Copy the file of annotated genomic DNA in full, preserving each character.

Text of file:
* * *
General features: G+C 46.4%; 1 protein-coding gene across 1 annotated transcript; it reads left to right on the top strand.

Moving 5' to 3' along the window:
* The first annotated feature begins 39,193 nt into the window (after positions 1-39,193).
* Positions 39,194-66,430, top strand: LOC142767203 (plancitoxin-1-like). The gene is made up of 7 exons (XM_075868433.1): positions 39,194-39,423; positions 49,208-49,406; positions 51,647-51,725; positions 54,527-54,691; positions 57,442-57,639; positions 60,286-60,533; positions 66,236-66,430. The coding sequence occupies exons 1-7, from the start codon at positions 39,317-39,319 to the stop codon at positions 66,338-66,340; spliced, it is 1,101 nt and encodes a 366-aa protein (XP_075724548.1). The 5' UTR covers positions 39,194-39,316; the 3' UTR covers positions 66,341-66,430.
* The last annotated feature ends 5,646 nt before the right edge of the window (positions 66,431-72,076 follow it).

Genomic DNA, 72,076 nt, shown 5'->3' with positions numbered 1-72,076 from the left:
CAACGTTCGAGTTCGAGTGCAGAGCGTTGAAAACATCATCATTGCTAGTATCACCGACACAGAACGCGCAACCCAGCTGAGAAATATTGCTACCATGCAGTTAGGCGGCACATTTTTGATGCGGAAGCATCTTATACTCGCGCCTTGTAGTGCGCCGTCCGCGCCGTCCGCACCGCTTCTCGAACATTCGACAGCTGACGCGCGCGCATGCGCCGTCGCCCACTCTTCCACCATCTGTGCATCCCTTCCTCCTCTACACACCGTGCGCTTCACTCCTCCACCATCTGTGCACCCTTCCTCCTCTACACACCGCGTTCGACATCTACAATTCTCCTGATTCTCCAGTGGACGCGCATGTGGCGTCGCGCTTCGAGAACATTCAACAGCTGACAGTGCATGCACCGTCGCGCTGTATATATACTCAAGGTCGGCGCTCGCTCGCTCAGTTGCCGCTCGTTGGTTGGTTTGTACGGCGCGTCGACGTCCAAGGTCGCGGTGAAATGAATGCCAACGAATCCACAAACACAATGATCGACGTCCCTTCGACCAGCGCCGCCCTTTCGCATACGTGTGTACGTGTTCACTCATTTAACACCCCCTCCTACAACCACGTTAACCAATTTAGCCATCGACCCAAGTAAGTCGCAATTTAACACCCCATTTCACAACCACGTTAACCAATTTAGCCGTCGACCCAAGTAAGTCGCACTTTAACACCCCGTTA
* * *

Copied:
General features: G+C 46.4%; 1 protein-coding gene across 1 annotated transcript; it reads left to right on the top strand.

Moving 5' to 3' along the window:
* The first annotated feature begins 39,193 nt into the window (after positions 1-39,193).
* Positions 39,194-66,430, top strand: LOC142767203 (plancitoxin-1-like). The gene is made up of 7 exons (XM_075868433.1): positions 39,194-39,423; positions 49,208-49,406; positions 51,647-51,725; positions 54,527-54,691; positions 57,442-57,639; positions 60,286-60,533; positions 66,236-66,430. The coding sequence occupies exons 1-7, from the start codon at positions 39,317-39,319 to the stop codon at positions 66,338-66,340; spliced, it is 1,101 nt and encodes a 366-aa protein (XP_075724548.1). The 5' UTR covers positions 39,194-39,316; the 3' UTR covers positions 66,341-66,430.
* The last annotated feature ends 5,646 nt before the right edge of the window (positions 66,431-72,076 follow it).

Genomic DNA, 72,076 nt, shown 5'->3' with positions numbered 1-72,076 from the left:
CAACGTTCGAGTTCGAGTGCAGAGCGTTGAAAACATCATCATTGCTAGTATCACCGACACAGAACGCGCAACCCAGCTGAGAAATATTGCTACCATGCAGTTAGGCGGCACATTTTTGATGCGGAAGCATCTTATACTCGCGCCTTGTAGTGCGCCGTCCGCGCCGTCCGCACCGCTTCTCGAACATTCGACAGCTGACGCGCGCGCATGCGCCGTCGCCCACTCTTCCACCATCTGTGCATCCCTTCCTCCTCTACACACCGTGCGCTTCACTCCTCCACCATCTGTGCACCCTTCCTCCTCTACACACCGCGTTCGACATCTACAATTCTCCTGATTCTCCAGTGGACGCGCATGTGGCGTCGCGCTTCGAGAACATTCAACAGCTGACAGTGCATGCACCGTCGCGCTGTATATATACTCAAGGTCGGCGCTCGCTCGCTCAGTTGCCGCTCGTTGGTTGGTTTGTACGGCGCGTCGACGTCCAAGGTCGCGGTGAAATGAATGCCAACGAATCCACAAACACAATGATCGACGTCCCTTCGACCAGCGCCGCCCTTTCGCATACGTGTGTACGTGTTCACTCATTTAACACCCCCTCCTACAACCACGTTAACCAATTTAGCCATCGACCCAAGTAAGTCGCAATTTAACACCCCATTTCACAACCACGTTAACCAATTTAGCCGTCGACCCAAGTAAGTCGCACTTTAACACCCCGTTA